Music, I've decided, tends to affect me on either an emotional or an intellectual level. The blues, Louis Armstrong, Jimmy Smith, stuff by Harry Chapin, Springsteen, "Ride of the Valkyries", Beethoven's Ninth, even, let's face it, crap like Meat Loaf's "Bat Out of Hell," stir something in my gut ... joy, sadness, anger, outrage. They bring tears to my eyes, make me laugh, or something between.
Jazz, freely improvised jazz especially but also things like a great Sony Rollins solo, get my brain working. I'm captivated by the way a Mr. Rollins can generate idea after idea off a simple base or familiar melody ("Autumn Nocturne" on "Don't Stop the Carnival" is a classic example) and I thrill in the mental hunt for the logic inside the process.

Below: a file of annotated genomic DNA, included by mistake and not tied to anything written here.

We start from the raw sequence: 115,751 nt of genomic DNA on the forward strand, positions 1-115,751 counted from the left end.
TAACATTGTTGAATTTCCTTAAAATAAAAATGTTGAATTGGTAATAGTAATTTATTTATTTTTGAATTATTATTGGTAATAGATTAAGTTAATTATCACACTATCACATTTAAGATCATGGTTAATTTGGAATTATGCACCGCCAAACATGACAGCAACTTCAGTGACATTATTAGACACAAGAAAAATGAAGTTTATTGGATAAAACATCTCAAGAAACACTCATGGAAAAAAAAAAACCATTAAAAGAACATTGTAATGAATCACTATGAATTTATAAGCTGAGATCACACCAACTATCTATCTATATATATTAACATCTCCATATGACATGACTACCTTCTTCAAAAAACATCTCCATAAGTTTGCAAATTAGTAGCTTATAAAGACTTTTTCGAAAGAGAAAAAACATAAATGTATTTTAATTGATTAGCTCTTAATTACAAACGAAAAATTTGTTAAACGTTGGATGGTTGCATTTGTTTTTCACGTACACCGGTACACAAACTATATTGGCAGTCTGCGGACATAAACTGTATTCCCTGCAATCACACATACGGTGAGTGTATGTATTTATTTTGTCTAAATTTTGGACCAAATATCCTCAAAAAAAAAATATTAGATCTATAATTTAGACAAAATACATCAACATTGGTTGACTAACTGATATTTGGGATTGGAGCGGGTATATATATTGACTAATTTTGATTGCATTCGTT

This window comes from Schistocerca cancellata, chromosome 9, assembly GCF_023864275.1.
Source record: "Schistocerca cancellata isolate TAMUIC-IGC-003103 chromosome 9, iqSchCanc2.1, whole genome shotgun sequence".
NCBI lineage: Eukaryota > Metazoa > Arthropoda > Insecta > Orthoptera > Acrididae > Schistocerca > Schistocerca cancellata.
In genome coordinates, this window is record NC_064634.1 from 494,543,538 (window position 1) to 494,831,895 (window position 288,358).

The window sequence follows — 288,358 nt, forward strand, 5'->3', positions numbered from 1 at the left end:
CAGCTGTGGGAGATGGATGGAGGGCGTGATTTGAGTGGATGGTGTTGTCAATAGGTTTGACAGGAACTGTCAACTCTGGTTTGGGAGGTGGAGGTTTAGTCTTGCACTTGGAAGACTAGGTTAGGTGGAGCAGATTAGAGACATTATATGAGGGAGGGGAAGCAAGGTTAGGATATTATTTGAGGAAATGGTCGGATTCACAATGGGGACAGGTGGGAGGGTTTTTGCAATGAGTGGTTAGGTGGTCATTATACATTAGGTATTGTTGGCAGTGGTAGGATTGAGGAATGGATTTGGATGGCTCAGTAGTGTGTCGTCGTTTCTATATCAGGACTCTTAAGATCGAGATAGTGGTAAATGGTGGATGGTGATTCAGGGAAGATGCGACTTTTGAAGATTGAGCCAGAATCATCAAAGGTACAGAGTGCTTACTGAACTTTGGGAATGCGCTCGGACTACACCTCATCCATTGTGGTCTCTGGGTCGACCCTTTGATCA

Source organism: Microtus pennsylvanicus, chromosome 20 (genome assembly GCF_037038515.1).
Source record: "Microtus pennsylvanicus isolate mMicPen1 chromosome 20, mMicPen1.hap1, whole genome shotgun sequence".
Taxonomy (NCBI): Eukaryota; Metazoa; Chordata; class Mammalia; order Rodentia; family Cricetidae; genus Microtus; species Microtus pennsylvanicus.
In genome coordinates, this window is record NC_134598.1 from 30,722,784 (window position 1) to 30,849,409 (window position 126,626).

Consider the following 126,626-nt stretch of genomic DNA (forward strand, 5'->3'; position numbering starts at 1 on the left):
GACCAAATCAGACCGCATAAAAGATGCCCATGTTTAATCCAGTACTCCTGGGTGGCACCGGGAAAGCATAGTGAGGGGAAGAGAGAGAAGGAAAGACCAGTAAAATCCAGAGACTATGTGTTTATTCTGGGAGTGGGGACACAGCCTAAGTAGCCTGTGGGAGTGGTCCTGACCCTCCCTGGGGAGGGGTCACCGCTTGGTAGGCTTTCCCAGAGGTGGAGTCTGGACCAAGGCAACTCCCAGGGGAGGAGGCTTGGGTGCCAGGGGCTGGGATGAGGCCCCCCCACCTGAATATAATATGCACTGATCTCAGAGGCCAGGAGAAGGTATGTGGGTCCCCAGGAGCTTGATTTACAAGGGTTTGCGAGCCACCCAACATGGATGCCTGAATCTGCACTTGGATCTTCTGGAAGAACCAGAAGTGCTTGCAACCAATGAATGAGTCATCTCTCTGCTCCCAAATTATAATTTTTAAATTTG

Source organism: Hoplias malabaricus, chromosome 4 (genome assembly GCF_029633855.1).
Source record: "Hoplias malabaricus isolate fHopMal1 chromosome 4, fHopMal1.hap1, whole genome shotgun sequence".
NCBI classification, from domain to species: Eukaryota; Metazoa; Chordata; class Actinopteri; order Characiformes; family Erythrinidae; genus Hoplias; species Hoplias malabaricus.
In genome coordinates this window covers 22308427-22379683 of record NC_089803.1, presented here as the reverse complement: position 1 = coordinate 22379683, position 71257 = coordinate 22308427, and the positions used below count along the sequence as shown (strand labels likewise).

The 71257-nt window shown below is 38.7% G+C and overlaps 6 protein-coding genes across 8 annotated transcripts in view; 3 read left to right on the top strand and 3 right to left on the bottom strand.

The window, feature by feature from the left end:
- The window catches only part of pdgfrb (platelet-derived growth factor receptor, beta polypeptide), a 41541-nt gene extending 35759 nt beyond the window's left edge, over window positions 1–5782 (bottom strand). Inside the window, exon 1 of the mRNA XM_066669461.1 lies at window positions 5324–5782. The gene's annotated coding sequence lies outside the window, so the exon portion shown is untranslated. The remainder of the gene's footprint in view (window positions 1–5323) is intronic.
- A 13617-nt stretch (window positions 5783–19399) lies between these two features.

What occurred to me in listening to Albert Ayler's "Spiritual Unity" this week is that it works on both levels for me, as does a lot of the music I've come to consider essential (including "Autumn Nocturne" on "Don't Stop the Carnival"). Ayler's use of devices such as march forms make his music as emotive as Sousa tunes while the labyrinthal path he treads from there makes for a cognitive feast.